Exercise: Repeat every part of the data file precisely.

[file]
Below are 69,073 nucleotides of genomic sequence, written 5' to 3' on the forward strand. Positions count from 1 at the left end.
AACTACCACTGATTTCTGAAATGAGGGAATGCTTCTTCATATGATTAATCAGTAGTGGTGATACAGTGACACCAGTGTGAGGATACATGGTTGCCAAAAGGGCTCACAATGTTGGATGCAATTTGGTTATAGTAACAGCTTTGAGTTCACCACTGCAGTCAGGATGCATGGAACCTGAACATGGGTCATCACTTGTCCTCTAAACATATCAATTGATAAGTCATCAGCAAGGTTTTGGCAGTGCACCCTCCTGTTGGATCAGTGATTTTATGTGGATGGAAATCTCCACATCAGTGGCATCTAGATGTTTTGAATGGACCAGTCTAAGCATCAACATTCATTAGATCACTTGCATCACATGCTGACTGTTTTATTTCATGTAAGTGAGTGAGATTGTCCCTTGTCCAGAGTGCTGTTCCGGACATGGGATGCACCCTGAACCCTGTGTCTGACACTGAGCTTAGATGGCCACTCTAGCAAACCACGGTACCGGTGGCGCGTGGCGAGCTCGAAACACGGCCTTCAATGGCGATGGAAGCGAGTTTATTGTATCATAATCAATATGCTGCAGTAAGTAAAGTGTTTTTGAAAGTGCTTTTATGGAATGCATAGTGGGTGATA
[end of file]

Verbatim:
Below are 69,073 nucleotides of genomic sequence, written 5' to 3' on the forward strand. Positions count from 1 at the left end.
AACTACCACTGATTTCTGAAATGAGGGAATGCTTCTTCATATGATTAATCAGTAGTGGTGATACAGTGACACCAGTGTGAGGATACATGGTTGCCAAAAGGGCTCACAATGTTGGATGCAATTTGGTTATAGTAACAGCTTTGAGTTCACCACTGCAGTCAGGATGCATGGAACCTGAACATGGGTCATCACTTGTCCTCTAAACATATCAATTGATAAGTCATCAGCAAGGTTTTGGCAGTGCACCCTCCTGTTGGATCAGTGATTTTATGTGGATGGAAATCTCCACATCAGTGGCATCTAGATGTTTTGAATGGACCAGTCTAAGCATCAACATTCATTAGATCACTTGCATCACATGCTGACTGTTTTATTTCATGTAAGTGAGTGAGATTGTCCCTTGTCCAGAGTGCTGTTCCGGACATGGGATGCACCCTGAACCCTGTGTCTGACACTGAGCTTAGATGGCCACTCTAGCAAACCACGGTACCGGTGGCGCGTGGCGAGCTCGAAACACGGCCTTCAATGGCGATGGAAGCGAGTTTATTGTATCATAATCAATATGCTGCAGTAAGTAAAGTGTTTTTGAAAGTGCTTTTATGGAATGCATAGTGGGTGATA